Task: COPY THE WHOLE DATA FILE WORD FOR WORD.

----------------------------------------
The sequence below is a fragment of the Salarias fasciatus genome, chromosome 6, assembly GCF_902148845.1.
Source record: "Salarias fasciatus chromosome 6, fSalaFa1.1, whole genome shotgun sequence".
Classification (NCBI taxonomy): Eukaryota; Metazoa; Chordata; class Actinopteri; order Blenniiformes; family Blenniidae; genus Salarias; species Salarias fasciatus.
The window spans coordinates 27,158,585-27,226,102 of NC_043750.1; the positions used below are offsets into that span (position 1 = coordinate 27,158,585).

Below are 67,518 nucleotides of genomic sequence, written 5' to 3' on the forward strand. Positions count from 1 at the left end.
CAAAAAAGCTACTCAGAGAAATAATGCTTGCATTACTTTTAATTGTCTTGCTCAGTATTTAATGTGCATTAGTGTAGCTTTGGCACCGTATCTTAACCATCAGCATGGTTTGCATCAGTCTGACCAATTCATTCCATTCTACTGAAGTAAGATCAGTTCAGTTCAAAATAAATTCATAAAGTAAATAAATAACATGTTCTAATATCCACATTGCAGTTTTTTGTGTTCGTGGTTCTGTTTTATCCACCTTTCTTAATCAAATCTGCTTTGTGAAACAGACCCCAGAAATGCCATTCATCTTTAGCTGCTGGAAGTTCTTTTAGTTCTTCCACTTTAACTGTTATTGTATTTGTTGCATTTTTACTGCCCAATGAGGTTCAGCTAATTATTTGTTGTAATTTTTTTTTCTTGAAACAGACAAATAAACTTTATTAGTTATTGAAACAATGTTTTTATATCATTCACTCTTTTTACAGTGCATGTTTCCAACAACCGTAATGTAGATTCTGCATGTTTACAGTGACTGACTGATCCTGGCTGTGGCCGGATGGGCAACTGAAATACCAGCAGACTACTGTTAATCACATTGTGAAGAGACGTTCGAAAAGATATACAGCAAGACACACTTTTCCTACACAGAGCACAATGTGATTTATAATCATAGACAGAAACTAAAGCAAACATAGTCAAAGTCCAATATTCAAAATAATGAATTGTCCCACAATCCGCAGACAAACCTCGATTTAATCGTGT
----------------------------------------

The sequence below is a fragment of the Salarias fasciatus genome, chromosome 6, assembly GCF_902148845.1.
Source record: "Salarias fasciatus chromosome 6, fSalaFa1.1, whole genome shotgun sequence".
Classification (NCBI taxonomy): Eukaryota; Metazoa; Chordata; class Actinopteri; order Blenniiformes; family Blenniidae; genus Salarias; species Salarias fasciatus.
The window spans coordinates 27,158,585-27,226,102 of NC_043750.1; the positions used below are offsets into that span (position 1 = coordinate 27,158,585).

Below are 67,518 nucleotides of genomic sequence, written 5' to 3' on the forward strand. Positions count from 1 at the left end.
CAAAAAAGCTACTCAGAGAAATAATGCTTGCATTACTTTTAATTGTCTTGCTCAGTATTTAATGTGCATTAGTGTAGCTTTGGCACCGTATCTTAACCATCAGCATGGTTTGCATCAGTCTGACCAATTCATTCCATTCTACTGAAGTAAGATCAGTTCAGTTCAAAATAAATTCATAAAGTAAATAAATAACATGTTCTAATATCCACATTGCAGTTTTTTGTGTTCGTGGTTCTGTTTTATCCACCTTTCTTAATCAAATCTGCTTTGTGAAACAGACCCCAGAAATGCCATTCATCTTTAGCTGCTGGAAGTTCTTTTAGTTCTTCCACTTTAACTGTTATTGTATTTGTTGCATTTTTACTGCCCAATGAGGTTCAGCTAATTATTTGTTGTAATTTTTTTTTCTTGAAACAGACAAATAAACTTTATTAGTTATTGAAACAATGTTTTTATATCATTCACTCTTTTTACAGTGCATGTTTCCAACAACCGTAATGTAGATTCTGCATGTTTACAGTGACTGACTGATCCTGGCTGTGGCCGGATGGGCAACTGAAATACCAGCAGACTACTGTTAATCACATTGTGAAGAGACGTTCGAAAAGATATACAGCAAGACACACTTTTCCTACACAGAGCACAATGTGATTTATAATCATAGACAGAAACTAAAGCAAACATAGTCAAAGTCCAATATTCAAAATAATGAATTGTCCCACAATCCGCAGACAAACCTCGATTTAATCGTGT